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article number 311
article date 01-28-2014
copyright 2014 by Author else SaltOfAmerica
We Catch Market Speculation Mania Disease … Setup for the Great Depression, 1928
by James Truslow Adams

From the 1933 book, March of Democracy, America and World Power.

IN the mad decade, America was not wholly concerned with money-making, and the roll of accomplishment in the arts was a notable one. Eugene O’Neill in drama, Edwin Arlington Robinson and a host of others in poetry, Sinclair Lewis, Willa Cather, Sherwood Anderson, Thornton Wilder, Edna Ferber, and James Branch Cabell, to mention only a few in prose, and Frank Lloyd Wright in architecture, clearly indicated the stirrings of artistic life below the crass materialism of the period.

In science, generally considered as rather peculiarly the province of America, our contributions were for the most part of a practical nature and in the first three decades of the new century, in proportion to population, we were far behind Europe. A rough indication of this may be found in the awards of the Nobel Prize which, on the above basis, went six times to France, eight times to Germany and eight times to England as contrasted with once to the United States.

There was a leaven of noble and disinterested artistic and intellectual striving and achievement, but on the whole, as after the Civil War, and as in almost all post-war periods in all countries, life had become vulgarized, selfish, and material.

To realize the change which had come over the American people one has only to contrast the leadership of Roosevelt and Wilson with that of Harding, Coolidge, and Hoover. In spite of a certain lip-service to old ideals by the latter three, their real interest, as well as that of the people at large, lay in creating prosperity, it being assumed by all that happiness, contentment, and spiritual good would somehow automatically and inevitably follow in the wake of high wages, stock-market profits, and big dividends.

By 1928 the good life had become synonymous with the possession of ever greater amounts of money by the individual, and identified with the person of the President even more than with the Republican Party. Both the genuine basis of good business and the false marshlight of stock speculation had become known as the “Coolidge Prosperity.”

THE NATION PROSPERS. From 1925 to 1929 the general prosperity of the country passed all records. Treasury surpluses were shown, despite slashing reductions in federal taxes and large payments on the national debt. Typical of the nation-wide enthusiasm was Chicago, which spread many millions of dollars over new tracts of land. American city new buildings rose, municipal improvements were made, and plans laid for a future that never arrived.


In the early summer of 1928 the party conventions met for the nomination of Presidential candidates. Months before, Coolidge had made his famous statement that he did not “choose” to run, and the Republican Convention, which met at Kansas City on June 14, nominated Herbert Hoover on the first ballot. Senator Charles Curtis, of Kansas, whose chief claim to fame was the fact that he was partly of Indian blood, was named for Vice-President.

At the Democratic Convention at Houston, June 28, Governor Smith of New York was easily nominated for President on the first ballot, with Senator Joseph T. Robinson of Arkansas as his running-mate.

As usual, the platforms of both parties dodged the chief issues, and there was little to choose between them in the intentional haze of misleading verbiage.

In the campaign speeches, both candidates declared for a tariff, and both promised relief to the farmers, but whereas Hoover stood for prohibition and private development of our water-power resources, Smith, although promising enforcement of the Eighteenth Amendment, counselled a modification of that experiment and the retaining in the hands of the Federal Government, for the benefit of all the people, of the great water powers already in its possession.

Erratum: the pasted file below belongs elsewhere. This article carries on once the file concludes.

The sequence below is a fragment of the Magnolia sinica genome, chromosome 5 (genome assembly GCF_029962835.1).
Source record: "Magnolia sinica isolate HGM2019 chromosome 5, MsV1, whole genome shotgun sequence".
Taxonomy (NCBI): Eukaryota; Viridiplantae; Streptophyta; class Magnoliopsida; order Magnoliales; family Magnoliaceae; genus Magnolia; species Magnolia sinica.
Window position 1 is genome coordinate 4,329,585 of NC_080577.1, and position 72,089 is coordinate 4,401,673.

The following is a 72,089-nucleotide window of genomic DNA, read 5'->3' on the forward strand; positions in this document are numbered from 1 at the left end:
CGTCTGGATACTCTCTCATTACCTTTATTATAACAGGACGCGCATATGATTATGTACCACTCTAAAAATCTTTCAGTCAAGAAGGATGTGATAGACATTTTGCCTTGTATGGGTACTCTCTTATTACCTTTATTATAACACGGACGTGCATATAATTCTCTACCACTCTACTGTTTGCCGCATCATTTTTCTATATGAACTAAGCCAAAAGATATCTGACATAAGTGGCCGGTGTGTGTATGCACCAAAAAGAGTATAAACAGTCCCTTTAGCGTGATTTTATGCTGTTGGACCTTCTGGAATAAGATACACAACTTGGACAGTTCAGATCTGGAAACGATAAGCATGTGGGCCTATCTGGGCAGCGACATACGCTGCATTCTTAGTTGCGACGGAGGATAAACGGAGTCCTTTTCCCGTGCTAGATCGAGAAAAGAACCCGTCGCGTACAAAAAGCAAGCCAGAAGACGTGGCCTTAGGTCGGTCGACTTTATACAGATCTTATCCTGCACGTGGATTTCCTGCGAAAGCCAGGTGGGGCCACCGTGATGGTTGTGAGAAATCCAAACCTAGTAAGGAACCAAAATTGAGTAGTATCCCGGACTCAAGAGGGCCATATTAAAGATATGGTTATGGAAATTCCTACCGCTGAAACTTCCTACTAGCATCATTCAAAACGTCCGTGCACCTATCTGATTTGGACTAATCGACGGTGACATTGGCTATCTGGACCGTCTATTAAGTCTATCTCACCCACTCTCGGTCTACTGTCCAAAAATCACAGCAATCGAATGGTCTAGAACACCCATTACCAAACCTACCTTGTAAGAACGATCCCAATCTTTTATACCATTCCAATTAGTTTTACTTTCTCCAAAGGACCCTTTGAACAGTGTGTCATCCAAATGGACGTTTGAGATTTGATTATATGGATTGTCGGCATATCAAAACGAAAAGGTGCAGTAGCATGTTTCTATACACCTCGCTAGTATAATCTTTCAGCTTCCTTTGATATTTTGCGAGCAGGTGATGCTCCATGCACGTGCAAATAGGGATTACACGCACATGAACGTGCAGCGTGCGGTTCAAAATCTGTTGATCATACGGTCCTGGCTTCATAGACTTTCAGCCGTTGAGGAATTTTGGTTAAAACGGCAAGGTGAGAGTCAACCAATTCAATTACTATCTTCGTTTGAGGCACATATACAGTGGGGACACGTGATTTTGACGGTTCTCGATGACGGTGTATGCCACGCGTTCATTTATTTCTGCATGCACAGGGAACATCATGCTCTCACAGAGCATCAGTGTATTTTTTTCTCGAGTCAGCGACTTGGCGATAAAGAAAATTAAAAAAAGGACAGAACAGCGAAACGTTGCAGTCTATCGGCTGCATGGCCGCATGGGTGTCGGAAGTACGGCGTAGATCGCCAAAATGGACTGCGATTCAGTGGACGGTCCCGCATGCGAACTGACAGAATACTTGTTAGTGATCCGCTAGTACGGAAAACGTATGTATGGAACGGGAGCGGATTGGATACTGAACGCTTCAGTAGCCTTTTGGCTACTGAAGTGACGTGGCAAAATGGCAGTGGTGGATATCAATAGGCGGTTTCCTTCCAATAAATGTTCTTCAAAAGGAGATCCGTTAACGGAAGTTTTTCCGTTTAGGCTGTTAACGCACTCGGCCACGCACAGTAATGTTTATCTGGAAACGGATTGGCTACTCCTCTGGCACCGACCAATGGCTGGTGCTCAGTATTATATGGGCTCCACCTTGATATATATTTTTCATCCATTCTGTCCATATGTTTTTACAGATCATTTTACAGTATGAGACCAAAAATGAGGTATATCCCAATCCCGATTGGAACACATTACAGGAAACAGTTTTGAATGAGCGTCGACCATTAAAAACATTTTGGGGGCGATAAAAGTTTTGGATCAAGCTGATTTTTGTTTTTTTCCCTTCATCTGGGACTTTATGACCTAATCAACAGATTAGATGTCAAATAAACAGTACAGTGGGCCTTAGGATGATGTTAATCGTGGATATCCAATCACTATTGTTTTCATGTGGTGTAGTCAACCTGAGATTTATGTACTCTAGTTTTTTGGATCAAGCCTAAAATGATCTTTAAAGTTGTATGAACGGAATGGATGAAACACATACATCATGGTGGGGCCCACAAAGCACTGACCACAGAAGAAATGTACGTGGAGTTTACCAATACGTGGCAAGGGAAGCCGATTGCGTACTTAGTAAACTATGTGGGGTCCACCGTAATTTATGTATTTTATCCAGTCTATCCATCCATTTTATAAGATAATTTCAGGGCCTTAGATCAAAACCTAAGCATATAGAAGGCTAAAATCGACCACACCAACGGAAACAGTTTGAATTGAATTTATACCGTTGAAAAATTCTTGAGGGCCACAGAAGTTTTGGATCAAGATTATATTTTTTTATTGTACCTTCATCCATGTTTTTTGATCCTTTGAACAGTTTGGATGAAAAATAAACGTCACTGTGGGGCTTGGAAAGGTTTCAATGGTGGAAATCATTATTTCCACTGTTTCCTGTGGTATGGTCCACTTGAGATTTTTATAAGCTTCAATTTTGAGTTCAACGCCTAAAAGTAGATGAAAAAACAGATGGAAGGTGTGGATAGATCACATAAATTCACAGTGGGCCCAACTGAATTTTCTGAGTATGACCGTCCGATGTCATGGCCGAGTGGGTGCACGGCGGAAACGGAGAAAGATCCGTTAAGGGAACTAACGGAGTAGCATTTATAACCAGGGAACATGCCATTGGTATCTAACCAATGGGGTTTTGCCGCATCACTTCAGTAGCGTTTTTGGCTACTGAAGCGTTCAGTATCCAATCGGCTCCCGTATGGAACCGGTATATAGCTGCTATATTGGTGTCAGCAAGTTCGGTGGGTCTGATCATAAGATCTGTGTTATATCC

THE 1928 PRESIDENTIAL CAMPAIGN. From the cartoon by Thomas in The Detroit News.

During the campaign Smith was bitterly assailed as a Roman Catholic, a “wet,” a representative of the Irish immigration, and a tool of Tammany. He was also accused of favoring saloons and commercialized vice, and of being unfit for office.

On the other hand, Hoover was proclaimed as the great organizer, executive, and engineer who would consolidate prosperity and lead the nation to yet greater wealth,—a description of his function and powers which the candidate himself accepted.

Asserting that America was at that moment nearer to the abolition of poverty than any other nation had ever been, and that “the policies of the government bear an increasing responsibility for continued national prosperity,” he also promised that “the victory of the [Republican] party will ensure stability of business and employment.”

COOLIDGE REFUSES TO RUN. In August, 1927, Calvin Coolidge, while on vacation in the West, announced, “I do not choose to run for President in 1928.” The nation misjudged the strength of the determination that was behind this homely New England phraseology. Coolidge’s administration was marked by continuing business prosperity and by his personal popularity, in great measure due to his refusal to embrace any idea no readily understood by the average man. This picture is typical of the many homely poses in which the President allowed himself to be photographed.

There was a much increased popular interest in the election as contrasted with that of 1924, as evidenced by the fact that 6.6 million more votes were cast. Although Smith polled only about 1 million less than Coolidge had in the former year in the great Republican victory, the 21.4 million votes for Hoover as against Smith’s 15 million gave the former a plurality of about 6.4 million votes.

Hoover had been elected not only on the promise of continued prosperity but of a prosperity which should be in part manufactured by the government itself. If there were any failure in the continuous flow of business and stock-market profits, the President would therefore be likely to be held accountable for it and would find it hard to avoid the responsibility.